Iowa Memorials


Andrew, Iowa, Sept. 23, 1909

The town of Andrew, the peace of which has never been disturbed by the whistle of a locomotive, and where the monument erected to the memory of Ansel Briggs, the first governor of the state, was unveiled Wednesday, is a place of 300 inhabitants, quaint and interesting, but it played a large part in the early history of eastern, Iowa. Governor Carroll was the chief figure present.

Five thousand persons thronged the cemetery, the largest crowd probably gathered at Andrew. Second in importance from the standpoint of state interest was the presence of Ex-Governor Larrabee, who addressed the audience twenty minutes.

A memorial address reviewing the struggles and accomplishments of the life of Ansel Briggs delivered by W. G. Gregory, curator of the Jackson County Historical Society, Maquoketa. He revealed the efforts made to get appropriations through the legislature which finally culminated in securing one thousand dollars at the last session through the labors of Representative Ellis of Jackson County. This with three hundred dollars added by the society sufficed to move the body of the former governor from Omaha to Andrew and defrayed the expenses of erecting a monument.

As the band played patriotic airs and salutes were fired by the Maquoketa militia, Mrs. Nannie Briggs Robertson, granddaughter of the departed governor drew away the flag that veiled the monument. Governor Carroll then introduced and delivered the dedicatory address. After reviewing the school system inaugurated by Briggs he declared no official act of his own was he more heartily in on than in signing the bill for an appropriation for money for the Briggs monument. He wondered how such a memorial was possible at the price paid. He referred to wonderful growth in population, transportation facilities, educationally and commercially of the state since 1846 and declared Briggs laid the foundation for such growth. He urged the development in Iowa history through instruction of a hall of fame such as is placed in Washington and declared he would be glad to sign another bill of equal import to the Briggs appropriation measure.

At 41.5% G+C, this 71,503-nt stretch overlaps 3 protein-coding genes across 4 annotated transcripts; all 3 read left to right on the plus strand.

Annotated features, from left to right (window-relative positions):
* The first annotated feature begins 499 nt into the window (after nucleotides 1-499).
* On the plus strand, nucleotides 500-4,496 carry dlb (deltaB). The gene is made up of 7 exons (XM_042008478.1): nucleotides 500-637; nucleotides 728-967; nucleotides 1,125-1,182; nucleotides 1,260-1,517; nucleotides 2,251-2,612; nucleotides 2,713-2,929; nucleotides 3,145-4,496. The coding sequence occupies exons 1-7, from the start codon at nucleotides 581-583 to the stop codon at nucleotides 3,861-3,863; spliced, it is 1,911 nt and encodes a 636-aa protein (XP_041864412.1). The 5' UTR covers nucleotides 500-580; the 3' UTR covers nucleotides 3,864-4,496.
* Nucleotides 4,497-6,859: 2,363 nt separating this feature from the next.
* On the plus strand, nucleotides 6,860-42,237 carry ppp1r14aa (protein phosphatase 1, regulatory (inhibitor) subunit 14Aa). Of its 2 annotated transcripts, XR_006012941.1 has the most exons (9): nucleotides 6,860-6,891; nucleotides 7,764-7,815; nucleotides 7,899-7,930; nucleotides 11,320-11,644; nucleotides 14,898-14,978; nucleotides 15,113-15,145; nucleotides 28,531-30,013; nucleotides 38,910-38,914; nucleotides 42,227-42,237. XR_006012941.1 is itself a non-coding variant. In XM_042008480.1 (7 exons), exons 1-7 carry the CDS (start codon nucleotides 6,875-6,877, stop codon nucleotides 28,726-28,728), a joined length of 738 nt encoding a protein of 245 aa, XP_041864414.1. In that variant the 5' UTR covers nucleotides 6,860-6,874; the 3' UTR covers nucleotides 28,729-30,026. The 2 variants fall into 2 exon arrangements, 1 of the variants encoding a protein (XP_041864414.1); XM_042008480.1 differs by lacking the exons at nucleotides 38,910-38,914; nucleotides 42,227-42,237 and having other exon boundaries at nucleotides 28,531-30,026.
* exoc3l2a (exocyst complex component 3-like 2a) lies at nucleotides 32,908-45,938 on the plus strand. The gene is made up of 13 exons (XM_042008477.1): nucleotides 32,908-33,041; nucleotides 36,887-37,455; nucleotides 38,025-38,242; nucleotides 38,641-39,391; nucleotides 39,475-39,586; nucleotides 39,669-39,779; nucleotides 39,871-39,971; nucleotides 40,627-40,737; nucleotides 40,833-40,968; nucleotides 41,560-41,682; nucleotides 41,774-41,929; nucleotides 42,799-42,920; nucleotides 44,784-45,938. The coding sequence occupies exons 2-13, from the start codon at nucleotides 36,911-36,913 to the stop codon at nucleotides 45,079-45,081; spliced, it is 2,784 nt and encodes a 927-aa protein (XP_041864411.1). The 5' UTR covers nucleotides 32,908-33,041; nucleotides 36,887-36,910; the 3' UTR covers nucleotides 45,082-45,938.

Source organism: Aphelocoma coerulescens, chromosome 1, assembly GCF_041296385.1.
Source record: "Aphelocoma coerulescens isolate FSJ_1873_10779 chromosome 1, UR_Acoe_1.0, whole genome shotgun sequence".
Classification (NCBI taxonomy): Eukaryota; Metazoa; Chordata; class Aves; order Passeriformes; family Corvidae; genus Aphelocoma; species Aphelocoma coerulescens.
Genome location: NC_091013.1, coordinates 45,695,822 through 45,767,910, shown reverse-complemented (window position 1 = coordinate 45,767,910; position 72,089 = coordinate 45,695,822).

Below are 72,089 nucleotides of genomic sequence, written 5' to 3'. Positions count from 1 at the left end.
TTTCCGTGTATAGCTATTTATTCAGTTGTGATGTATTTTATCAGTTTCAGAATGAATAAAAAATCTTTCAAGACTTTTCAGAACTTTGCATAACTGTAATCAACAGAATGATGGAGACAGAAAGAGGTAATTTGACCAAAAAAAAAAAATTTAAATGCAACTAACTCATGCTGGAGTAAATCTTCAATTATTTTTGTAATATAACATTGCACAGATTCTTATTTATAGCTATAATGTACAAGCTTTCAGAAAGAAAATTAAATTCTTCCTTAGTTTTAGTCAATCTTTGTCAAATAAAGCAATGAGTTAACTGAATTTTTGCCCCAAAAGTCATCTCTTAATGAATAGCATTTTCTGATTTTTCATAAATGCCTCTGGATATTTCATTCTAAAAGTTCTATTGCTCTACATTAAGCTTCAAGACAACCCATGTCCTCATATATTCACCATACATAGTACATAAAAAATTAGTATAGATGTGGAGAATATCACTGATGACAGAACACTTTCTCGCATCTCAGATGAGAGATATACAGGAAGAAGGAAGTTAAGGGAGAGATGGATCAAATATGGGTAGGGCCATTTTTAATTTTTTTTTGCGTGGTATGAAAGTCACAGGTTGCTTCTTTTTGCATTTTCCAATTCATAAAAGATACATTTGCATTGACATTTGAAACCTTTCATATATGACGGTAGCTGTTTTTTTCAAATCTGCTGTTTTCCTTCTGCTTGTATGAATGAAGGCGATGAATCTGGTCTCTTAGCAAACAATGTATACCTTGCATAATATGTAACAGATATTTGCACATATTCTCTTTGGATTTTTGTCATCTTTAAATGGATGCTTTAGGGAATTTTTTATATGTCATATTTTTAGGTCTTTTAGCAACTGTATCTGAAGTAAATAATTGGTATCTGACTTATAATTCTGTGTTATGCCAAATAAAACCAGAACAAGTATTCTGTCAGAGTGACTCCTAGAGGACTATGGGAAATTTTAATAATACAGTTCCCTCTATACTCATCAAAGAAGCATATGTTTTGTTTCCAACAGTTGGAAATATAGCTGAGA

Ansel Briggs was governor from 1846 to 1850. He was born in Vermont, but during his youth removed with his parents to Ohio and in that state became interested in the institution of stage lines and removing in 1836 to Jackson County, Iowa, followed the same vocation, holding numerous contracts for carrying United States mails in this section of the new territory. He was elected to the House of Representatives in the Territory in 1842, and on the admission of Iowa to the sisterhood of states was nominated to the governorship, the election being held in October. He took his seat Dec. 3 Governor Briggs continued his residence in Andrew until 1870, when he removed to Council Bluffs. In 1881, while making his home with his son in Omaha, he passed away.

(Waterloo Reporter, Waterloo, Iowa, September 23, 1909)
Submitted by Kenneth E. Wright

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